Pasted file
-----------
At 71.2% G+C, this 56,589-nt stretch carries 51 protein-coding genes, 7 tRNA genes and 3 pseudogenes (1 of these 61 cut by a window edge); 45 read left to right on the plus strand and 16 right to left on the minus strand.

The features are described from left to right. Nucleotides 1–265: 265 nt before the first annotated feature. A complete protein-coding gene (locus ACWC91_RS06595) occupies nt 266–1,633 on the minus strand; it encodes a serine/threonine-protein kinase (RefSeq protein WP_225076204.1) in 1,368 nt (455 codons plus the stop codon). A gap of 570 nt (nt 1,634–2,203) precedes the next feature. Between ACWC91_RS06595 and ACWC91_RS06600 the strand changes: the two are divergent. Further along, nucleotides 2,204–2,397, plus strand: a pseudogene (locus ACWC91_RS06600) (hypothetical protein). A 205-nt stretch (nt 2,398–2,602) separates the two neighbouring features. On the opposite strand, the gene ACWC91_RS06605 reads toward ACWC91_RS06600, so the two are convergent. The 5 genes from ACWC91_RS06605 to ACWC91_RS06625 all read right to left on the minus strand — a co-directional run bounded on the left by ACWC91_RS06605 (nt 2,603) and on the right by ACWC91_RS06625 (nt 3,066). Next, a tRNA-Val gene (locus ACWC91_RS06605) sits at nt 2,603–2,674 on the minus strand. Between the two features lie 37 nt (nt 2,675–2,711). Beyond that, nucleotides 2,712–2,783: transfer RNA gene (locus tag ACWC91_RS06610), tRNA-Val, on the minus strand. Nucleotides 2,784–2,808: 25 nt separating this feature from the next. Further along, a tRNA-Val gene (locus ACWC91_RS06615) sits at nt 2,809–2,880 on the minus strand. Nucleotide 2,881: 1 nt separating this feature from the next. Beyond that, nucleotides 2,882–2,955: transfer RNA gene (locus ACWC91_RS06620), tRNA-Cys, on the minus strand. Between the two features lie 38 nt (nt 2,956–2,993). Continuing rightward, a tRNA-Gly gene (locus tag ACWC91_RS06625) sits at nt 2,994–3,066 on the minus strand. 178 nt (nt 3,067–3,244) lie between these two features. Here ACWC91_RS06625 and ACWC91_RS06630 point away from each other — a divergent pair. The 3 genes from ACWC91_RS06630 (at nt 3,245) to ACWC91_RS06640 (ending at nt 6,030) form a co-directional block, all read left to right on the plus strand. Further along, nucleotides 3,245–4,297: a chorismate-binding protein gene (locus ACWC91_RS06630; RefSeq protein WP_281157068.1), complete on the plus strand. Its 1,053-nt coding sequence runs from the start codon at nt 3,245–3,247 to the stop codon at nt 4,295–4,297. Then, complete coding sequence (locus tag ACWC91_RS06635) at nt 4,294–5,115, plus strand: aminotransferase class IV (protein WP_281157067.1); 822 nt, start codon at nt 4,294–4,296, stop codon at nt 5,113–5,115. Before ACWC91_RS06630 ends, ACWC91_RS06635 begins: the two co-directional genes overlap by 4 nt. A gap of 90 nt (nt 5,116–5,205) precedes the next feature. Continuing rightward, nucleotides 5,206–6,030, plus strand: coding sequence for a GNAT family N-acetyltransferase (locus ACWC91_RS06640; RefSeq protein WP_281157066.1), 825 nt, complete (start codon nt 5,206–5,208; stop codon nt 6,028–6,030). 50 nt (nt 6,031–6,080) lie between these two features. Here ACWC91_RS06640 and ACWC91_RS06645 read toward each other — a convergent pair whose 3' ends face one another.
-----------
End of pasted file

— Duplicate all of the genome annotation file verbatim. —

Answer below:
At 71.2% G+C, this 56,589-nt stretch carries 51 protein-coding genes, 7 tRNA genes and 3 pseudogenes (1 of these 61 cut by a window edge); 45 read left to right on the plus strand and 16 right to left on the minus strand.

The features are described from left to right. Nucleotides 1–265: 265 nt before the first annotated feature. A complete protein-coding gene (locus ACWC91_RS06595) occupies nt 266–1,633 on the minus strand; it encodes a serine/threonine-protein kinase (RefSeq protein WP_225076204.1) in 1,368 nt (455 codons plus the stop codon). A gap of 570 nt (nt 1,634–2,203) precedes the next feature. Between ACWC91_RS06595 and ACWC91_RS06600 the strand changes: the two are divergent. Further along, nucleotides 2,204–2,397, plus strand: a pseudogene (locus ACWC91_RS06600) (hypothetical protein). A 205-nt stretch (nt 2,398–2,602) separates the two neighbouring features. On the opposite strand, the gene ACWC91_RS06605 reads toward ACWC91_RS06600, so the two are convergent. The 5 genes from ACWC91_RS06605 to ACWC91_RS06625 all read right to left on the minus strand — a co-directional run bounded on the left by ACWC91_RS06605 (nt 2,603) and on the right by ACWC91_RS06625 (nt 3,066). Next, a tRNA-Val gene (locus ACWC91_RS06605) sits at nt 2,603–2,674 on the minus strand. Between the two features lie 37 nt (nt 2,675–2,711). Beyond that, nucleotides 2,712–2,783: transfer RNA gene (locus tag ACWC91_RS06610), tRNA-Val, on the minus strand. Nucleotides 2,784–2,808: 25 nt separating this feature from the next. Further along, a tRNA-Val gene (locus ACWC91_RS06615) sits at nt 2,809–2,880 on the minus strand. Nucleotide 2,881: 1 nt separating this feature from the next. Beyond that, nucleotides 2,882–2,955: transfer RNA gene (locus ACWC91_RS06620), tRNA-Cys, on the minus strand. Between the two features lie 38 nt (nt 2,956–2,993). Continuing rightward, a tRNA-Gly gene (locus tag ACWC91_RS06625) sits at nt 2,994–3,066 on the minus strand. 178 nt (nt 3,067–3,244) lie between these two features. Here ACWC91_RS06625 and ACWC91_RS06630 point away from each other — a divergent pair. The 3 genes from ACWC91_RS06630 (at nt 3,245) to ACWC91_RS06640 (ending at nt 6,030) form a co-directional block, all read left to right on the plus strand. Further along, nucleotides 3,245–4,297: a chorismate-binding protein gene (locus ACWC91_RS06630; RefSeq protein WP_281157068.1), complete on the plus strand. Its 1,053-nt coding sequence runs from the start codon at nt 3,245–3,247 to the stop codon at nt 4,295–4,297. Then, complete coding sequence (locus tag ACWC91_RS06635) at nt 4,294–5,115, plus strand: aminotransferase class IV (protein WP_281157067.1); 822 nt, start codon at nt 4,294–4,296, stop codon at nt 5,113–5,115. Before ACWC91_RS06630 ends, ACWC91_RS06635 begins: the two co-directional genes overlap by 4 nt. A gap of 90 nt (nt 5,116–5,205) precedes the next feature. Continuing rightward, nucleotides 5,206–6,030, plus strand: coding sequence for a GNAT family N-acetyltransferase (locus ACWC91_RS06640; RefSeq protein WP_281157066.1), 825 nt, complete (start codon nt 5,206–5,208; stop codon nt 6,028–6,030). 50 nt (nt 6,031–6,080) lie between these two features. Here ACWC91_RS06640 and ACWC91_RS06645 read toward each other — a convergent pair whose 3' ends face one another.